;

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;

The semicolon ; is used to

  • conclude a declaration,
  • conclude a constant, resourceString, or type definition,
  • separate formal parameters in a routine signature,
  • separate a routine declaration from its attributes,
  • terminate the program header,
  • separate alternatives in variant records, and to
  • separate statements, in contrast to other programming language where its purpose is to terminate a statement.

statement separator

necessity

Since language constructs only in their entirety constitute statements, semicolons may not split their components. Most notably ; cannot appear immediately before an else that is part of an if  then branch. However, ; in front of an end usually is not necessary, but optional and it does not harm insert one anyway.

As a demonstration, that a single semicolon can make the difference, consider the following listings:

	case c of
		0: if false then c := 42;
		else c := -1;
	end;

If c is zero, it remains zero, but becomes -1 otherwise.

	case c of
		0: if false then c := 42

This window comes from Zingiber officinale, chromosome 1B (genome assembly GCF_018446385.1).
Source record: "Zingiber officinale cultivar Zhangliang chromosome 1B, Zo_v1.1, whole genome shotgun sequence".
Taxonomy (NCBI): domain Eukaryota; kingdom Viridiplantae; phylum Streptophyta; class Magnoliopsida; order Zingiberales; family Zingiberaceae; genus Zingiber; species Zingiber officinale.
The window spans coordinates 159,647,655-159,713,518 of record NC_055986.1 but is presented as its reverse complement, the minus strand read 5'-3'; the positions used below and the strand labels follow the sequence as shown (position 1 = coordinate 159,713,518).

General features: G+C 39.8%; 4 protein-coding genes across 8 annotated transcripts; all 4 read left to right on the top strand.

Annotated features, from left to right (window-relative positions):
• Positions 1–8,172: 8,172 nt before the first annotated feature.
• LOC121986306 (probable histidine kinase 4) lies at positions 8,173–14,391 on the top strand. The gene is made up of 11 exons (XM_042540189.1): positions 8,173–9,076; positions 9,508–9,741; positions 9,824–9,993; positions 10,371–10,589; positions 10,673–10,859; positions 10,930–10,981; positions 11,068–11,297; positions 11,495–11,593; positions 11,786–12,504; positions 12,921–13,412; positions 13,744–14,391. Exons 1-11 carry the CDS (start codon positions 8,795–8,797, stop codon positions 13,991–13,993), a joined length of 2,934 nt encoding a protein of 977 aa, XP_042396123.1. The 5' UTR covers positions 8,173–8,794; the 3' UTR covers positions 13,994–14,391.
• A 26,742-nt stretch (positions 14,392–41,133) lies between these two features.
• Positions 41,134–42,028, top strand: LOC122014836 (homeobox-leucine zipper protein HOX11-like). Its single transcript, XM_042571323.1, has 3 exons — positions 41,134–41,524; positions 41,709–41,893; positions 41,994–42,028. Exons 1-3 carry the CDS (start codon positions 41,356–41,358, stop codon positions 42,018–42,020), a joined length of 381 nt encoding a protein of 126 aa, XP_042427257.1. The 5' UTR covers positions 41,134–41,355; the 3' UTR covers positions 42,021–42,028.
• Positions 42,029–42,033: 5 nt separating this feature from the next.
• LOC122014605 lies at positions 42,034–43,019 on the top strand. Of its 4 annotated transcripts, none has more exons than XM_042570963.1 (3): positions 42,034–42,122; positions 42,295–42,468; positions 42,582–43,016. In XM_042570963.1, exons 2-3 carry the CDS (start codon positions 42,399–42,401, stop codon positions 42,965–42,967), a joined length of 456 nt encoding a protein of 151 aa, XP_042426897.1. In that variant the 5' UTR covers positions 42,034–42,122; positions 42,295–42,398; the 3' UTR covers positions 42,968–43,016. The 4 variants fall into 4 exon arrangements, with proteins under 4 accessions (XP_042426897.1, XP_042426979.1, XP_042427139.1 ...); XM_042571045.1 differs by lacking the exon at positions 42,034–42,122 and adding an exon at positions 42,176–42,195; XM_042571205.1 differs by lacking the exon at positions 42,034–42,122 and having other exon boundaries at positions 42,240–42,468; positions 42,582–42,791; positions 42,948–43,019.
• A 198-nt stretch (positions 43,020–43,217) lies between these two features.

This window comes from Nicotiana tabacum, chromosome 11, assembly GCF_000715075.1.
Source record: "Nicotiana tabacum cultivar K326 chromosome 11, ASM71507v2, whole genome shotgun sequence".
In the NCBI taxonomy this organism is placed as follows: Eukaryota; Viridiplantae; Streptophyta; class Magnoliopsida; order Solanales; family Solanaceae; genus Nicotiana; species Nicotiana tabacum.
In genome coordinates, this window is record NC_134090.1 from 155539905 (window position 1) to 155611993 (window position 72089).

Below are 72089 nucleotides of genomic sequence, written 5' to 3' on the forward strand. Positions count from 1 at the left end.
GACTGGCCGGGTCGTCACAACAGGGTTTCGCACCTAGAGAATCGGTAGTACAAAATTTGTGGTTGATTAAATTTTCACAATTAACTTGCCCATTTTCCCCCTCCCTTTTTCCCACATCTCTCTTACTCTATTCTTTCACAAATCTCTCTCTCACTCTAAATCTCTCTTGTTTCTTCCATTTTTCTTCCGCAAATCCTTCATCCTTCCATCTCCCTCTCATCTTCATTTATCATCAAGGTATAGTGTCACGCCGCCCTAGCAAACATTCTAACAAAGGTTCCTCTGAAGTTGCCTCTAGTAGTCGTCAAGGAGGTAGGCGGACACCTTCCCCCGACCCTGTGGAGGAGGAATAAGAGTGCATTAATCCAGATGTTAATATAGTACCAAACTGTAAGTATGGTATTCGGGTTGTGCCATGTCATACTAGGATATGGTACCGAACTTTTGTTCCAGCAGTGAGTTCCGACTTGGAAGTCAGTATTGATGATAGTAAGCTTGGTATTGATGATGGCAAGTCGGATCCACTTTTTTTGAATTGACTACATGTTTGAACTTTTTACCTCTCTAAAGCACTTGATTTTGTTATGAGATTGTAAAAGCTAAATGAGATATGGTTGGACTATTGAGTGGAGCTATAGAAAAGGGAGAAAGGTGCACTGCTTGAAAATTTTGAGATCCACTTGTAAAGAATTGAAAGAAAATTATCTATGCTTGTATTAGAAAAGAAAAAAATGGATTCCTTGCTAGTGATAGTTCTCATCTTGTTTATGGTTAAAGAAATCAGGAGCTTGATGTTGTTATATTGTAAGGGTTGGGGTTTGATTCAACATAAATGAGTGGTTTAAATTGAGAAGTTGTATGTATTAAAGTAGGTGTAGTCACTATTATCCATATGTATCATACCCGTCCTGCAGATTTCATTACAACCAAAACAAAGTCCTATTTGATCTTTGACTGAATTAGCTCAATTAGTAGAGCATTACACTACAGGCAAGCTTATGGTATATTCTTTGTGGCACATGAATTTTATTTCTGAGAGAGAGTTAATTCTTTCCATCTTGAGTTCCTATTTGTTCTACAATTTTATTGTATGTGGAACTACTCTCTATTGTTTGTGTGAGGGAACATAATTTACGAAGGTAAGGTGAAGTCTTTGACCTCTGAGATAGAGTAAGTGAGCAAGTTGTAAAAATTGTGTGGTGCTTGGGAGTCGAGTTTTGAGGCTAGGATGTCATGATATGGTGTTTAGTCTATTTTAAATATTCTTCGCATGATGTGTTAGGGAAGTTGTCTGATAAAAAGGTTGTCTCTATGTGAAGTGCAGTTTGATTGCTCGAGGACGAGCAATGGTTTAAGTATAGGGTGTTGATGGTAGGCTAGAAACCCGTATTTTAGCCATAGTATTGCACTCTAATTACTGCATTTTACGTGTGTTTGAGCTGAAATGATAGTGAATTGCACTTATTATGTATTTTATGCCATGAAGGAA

else c := -1;
	end;

Here, c only becomes -1 if it has been zero before. As a consequence, and general advice, always put everything in compound statements (i. e. embrace your statements by begin and end) where it is allowed, in order to mitigate such issues.

empty statement

In a sequence a semicolon without a preceding (qualified) statement indicates an empty statement.

Historically empty statements were used in conjunction with labels. Originally labels can only defined where a statement exists. If for instance a whole list of statements had to be bypassed, but no qualified statement followed thereafter, the empty statement still provided the possibility.

Also historically, case-statements had to list all possible values the selector variable theoretically could have. Now, if a value or range did not imply any action, yet had to be listed inside the case-statement in order to fulfill this requirement, an empty statement is the shortest possible way to implement the situation.

other remarks

In the ASCII character set the semicolon takes the value 59 (hexadecimal $3B).


navigation bar: topic: Pascal symbols
single characters

+ (plus)  •  - (minus)  •  * (asterisk)  •  / (slash)
= (equal)  •  > (greater than)  •  < (less than)
. (period)  •  : (colon)  •  ; (semi colon)
^ (hat)  •  @ (at)
$ (dollar sign)  •  & (ampersand)  •  # (hash)
' (single quote)

character pairs

<> (not equal)  •  := (becomes)  •  >< (symmetric difference)  •  // (double slash)